The vasd daemon maintains the netgroup cache data regardless of whether netgroup data is resolved through the name service module or through NIS (vasyp).
You can configure netgroup-mode in the vas.conf file. See the vas.conf man page for more information.
Safeguard Authentication Services extends the native access control capabilities of Active Directory to non-Windows systems, providing centralized access control. Safeguard Authentication Services allows non-Windows systems to become full citizens in Active Directory. Once you have joined your Unix, Linux, and macOS systems to the Active Directory domain, you can easily control which Active Directory users are permitted to authenticate to your non-Windows systems.
Safeguard Authentication Services includes the industry’s largest collection of highly flexible access control options and integrates with your existing technology. This section discusses each of these options in detail:
- Host access control
- Access control using the "Logon To" functionality
- Configuring local file-based access control
- Access control based on service (PAM only)
Administrators commonly want to restrict access to sensitive machines on the network to selected users and groups. This is especially true of Unix machines which are used to host business critical applications.
It is possible to have fine-grained control over which Active Directory users can log in using Safeguard Authentication Services.
Note: Computer access control functionality does not work with local user accounts; it only works with Active Directory user accounts.
By default, each time a user successfully authenticates, the Safeguard Authentication Services authentication module checks to see if it should allow access using one of two methods: file-based access control or policy-based access control.
File-based access control involves checking access control rules stored locally on each workstation in /etc/opt/quest/vas/users.allow and /etc/opt/quest/vas/users.deny. (You can change the default location for these files with the users-allow-file and the users-deny-file options in vas.conf.)
Policy-based access control involves using Safeguard Authentication Services Group Policy, which allows you to apply the following native Windows access policies under the User Rights Assignments settings in the Windows Security Policy:
- Access this computer from the network
- Deny access to this computer from the network
- Allow Log on Locally
- Deny Log on Locally
To enable application of Windows access control policies, add the option ApplyWindowsHostAccess = true under the [policy] section of the /etc/opt/quest/vgp/vgp.conf file.
Note: The four native Windows access policies listed above are the only native Windows group policy settings that Safeguard Authentication Services Group Policy applies and Safeguard Authentication Services enforces on the client. All other native Windows policy settings are applied by Windows to the server which then enforces the policy on itself.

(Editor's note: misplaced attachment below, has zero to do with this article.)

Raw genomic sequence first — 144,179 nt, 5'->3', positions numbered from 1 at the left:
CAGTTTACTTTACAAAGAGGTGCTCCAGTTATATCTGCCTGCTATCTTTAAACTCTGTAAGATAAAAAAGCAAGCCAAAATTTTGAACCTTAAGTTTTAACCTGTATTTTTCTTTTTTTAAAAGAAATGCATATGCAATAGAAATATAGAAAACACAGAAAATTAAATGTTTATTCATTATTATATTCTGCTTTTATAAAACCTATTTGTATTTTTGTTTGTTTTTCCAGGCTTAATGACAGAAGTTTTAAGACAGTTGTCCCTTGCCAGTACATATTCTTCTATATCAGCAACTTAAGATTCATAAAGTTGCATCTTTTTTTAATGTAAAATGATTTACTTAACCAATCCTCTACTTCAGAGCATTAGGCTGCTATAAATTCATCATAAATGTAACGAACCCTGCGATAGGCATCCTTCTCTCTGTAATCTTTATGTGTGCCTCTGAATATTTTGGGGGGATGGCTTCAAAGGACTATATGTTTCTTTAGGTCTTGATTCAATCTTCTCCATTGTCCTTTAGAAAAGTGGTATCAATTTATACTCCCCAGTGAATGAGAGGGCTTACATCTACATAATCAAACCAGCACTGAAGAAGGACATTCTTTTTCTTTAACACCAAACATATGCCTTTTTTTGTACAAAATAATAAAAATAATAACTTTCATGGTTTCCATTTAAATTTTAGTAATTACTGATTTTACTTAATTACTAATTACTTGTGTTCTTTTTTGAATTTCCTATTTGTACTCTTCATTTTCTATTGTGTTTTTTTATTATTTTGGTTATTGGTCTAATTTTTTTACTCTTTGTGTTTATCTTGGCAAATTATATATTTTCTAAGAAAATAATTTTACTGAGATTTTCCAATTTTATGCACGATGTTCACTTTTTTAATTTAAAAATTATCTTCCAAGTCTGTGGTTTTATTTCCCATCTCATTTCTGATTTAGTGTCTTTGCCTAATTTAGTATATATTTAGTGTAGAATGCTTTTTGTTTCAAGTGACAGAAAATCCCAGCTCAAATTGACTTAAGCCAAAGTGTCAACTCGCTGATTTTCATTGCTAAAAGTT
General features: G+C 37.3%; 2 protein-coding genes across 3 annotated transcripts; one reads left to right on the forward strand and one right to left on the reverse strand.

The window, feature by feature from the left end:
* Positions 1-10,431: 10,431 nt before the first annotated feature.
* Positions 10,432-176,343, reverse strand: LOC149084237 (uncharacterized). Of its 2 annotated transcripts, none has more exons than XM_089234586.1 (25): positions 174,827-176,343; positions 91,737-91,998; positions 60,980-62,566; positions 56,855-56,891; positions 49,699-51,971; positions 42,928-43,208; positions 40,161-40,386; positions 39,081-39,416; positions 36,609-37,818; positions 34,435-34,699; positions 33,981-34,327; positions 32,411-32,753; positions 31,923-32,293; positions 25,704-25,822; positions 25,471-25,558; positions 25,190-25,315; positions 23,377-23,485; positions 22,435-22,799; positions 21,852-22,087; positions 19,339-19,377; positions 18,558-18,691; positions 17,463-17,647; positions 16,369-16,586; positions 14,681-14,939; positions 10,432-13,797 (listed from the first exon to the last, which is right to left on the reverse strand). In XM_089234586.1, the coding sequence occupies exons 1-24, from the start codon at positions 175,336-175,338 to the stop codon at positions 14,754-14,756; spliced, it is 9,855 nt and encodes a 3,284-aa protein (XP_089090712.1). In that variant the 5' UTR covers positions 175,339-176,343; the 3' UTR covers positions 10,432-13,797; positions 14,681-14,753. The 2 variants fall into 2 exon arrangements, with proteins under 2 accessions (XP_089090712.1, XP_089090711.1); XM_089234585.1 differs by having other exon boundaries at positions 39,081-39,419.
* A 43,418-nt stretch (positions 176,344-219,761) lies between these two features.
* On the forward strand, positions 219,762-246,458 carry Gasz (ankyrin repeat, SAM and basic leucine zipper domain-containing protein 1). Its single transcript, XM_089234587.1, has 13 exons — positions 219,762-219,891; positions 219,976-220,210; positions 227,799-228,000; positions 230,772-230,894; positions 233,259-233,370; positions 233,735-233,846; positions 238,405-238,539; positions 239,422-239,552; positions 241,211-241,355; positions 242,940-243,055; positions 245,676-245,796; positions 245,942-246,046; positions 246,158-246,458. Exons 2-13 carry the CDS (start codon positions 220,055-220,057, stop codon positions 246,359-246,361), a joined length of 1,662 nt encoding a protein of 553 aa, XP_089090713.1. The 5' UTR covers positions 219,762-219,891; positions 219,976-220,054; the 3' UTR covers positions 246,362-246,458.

Safeguard Authentication Services always performs access control by checking local files unless you explicitly enable application of Windows access control policies on Unix hosts. If the ApplyWindowsHostAccess option is set to true in the vgp.conf file, Safeguard Authentication Services ignores local file-based access control. This means listing a user in the /etc/opt/quest/vas/users.allow or /etc/opt/quest/vas/users.deny file has no effect.
You can centrally manage both methods of access control through Active Directory using Safeguard Authentication Services Group Policy. For more information, see Managing Unix hosts with Group Policy..
Regardless of the method you choose for managing access, locking down a machine does not require you to deny everyone access explicitly. If you define only an "allow access" policy (that is, use only a users.allow file), only users granted access through that file have access. This simplifies the process significantly.
Both access control methods allow you to specify users or groups that you want to allow or deny. If a user is specified in more than one way, the most specific reference to the user takes precedence.
For example, suppose Bob is a member of the Domain Admins group. If the Domain Admins group is allowed access to a machine, but Bob is explicitly denied, he will NOT be granted access. See the table in Resolving conflicts between the allow and deny files for additional information about the System Access Rules.
Safeguard Authentication Services honors the Logon To workstation list (on the Account tab in the ADUC snap-in) as an additional security measure in both access control modes.
Each user has a Logon To attribute that is used to store a list of FQDNs that this user is allowed to access.
If your workstation is using file-based access control (versus policy-based), the Logon To attribute is absolutely authoritative. This means if you are allowed access by the Logon To attribute, you cannot be denied by any entry in the /etc/opt/quest/vas/users.deny file. Additionally, if you are denied access by the Logon To attribute (done by exclusion; that is, you specify a list of workstations, excluding the workstation you are currently logging in to) no entry in the /etc/opt/quest/vas/users.allow file has power to grant you access. In short, if the user has a value set in the Logon To attribute, the contents of /etc/opt/quest/vas/users.allow or /etc/opt/quest/vas/users.deny file are ignored.
When using policy-based access control, the interaction between Logon To and the access policies are the same as they are with Windows clients. You have to be allowed by both the access control policy and the Logon To attribute before you are admitted. Being denied by either is enough to reject access.